Welcome to the Living Will!
2. Drafting A Living Will
3. Maintaining a Living Will
Living wills are for adults of all ages, not just the elderly. Some of the most famous court cases about the right to die have involved those in their 20s because it is harder to accept the death of someone so young and often there are parents, siblings and spouses to consult. With older people you often expect them to die soon so the trauma is not as severe.
There are good reasons to write down your wishes about end-of-life medical care:
• You might be too sick to explain what you want when the time comes.
• Your family might disagree about what to do, which leaves doctors in a tough spot and more likely to keep you on life support.
• You can help your family with the really tough decision of whether or not to take you off life support
• Living wills often include legal protection for doctors and hospitals, so they don’t get sued for honoring your request.
Different states have different rules for what living wills should cover, but they all allow you to refuse aggressive life support if you’re close to death, or facing a lingering and painful death without affecting your right to get pain medicine or other “comfort care.”
Refusing medical treatment is not considered suicide; it’s not illegal or immoral to let nature take its course.
Write down your views and discuss them with your family and doctor. You may find out that your doctor does not agree with your views and will not honor them, if this is the case its time to find another doctor.
Drafting A Living Will
Each state honors the living will although there are different requirements for each state. Some need two witnesses and some one. Some states don’t require any witnesses. Some require the document to be notarized and some don’t.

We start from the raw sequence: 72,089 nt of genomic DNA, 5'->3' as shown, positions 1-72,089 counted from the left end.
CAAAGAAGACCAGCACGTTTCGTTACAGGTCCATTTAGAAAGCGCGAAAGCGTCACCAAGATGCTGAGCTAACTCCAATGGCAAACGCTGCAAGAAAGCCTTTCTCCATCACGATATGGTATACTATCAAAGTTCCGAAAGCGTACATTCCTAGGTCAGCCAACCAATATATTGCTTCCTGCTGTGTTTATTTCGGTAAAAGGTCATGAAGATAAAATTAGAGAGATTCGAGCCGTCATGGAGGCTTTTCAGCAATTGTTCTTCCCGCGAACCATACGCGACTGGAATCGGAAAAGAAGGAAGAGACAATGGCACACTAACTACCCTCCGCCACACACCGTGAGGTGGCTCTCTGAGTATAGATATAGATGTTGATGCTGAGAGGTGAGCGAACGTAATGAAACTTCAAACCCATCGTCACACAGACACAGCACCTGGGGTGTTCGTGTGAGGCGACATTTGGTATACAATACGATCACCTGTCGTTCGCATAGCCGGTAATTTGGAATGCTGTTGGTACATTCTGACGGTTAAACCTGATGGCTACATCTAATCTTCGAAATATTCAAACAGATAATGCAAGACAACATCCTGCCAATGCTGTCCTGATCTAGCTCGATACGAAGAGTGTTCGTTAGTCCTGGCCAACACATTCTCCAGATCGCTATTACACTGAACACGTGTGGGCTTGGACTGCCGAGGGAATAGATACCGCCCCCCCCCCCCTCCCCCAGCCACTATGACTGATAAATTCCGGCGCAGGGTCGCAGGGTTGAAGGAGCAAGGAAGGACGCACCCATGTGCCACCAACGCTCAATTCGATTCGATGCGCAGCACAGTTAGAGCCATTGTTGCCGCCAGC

A local lawyer can fill you in on the legal requirements for a living will in your state or you can go to the web site listed below and for a small fee have a living will downloaded to you according to your state laws.
Almost every other country in the world also honors living wills but before you have one drawn up for your country of residence please check into the laws governing them.
Once it's completed, give a copy of your living will to:
• Your regular physician
• Family members
• A close friend and/or religious guide such as your church minister.
• The hospital you’re most likely to use. You can mail it to their medical records department, with a cover letter that gives your date of birth and your Social Security number. Check that they have received a copy of the document and will honor it if it is needed.
• If you’re in a nursing home or are seeing a medical specialist for a serious illness, they ought to get a copy, too
Put a card in your wallet explaining that you have a living will, list the persons to contact to get a copy. If you’re going into a hospital, bring a copy with you even if you sent one to the medical records department.
Maintaining a Living Will
There’s usually no need to update a living will, but it’s a good idea to check every few years to see if your state’s laws have changed. Keeping your living will updated will also show that you have not changed your mind about these matters.
Remember, every state allows you to change your mind. If later you do change your mind about your living will it is a very good idea to inform the people who have a copy of your living will in writing that you have changed your mind.
No amount of planning can cover all the problems that crop up when we get sick. But it sure can help you and your family when heart-breaking decisions need to be made.
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- Life Science
- Elftown Academy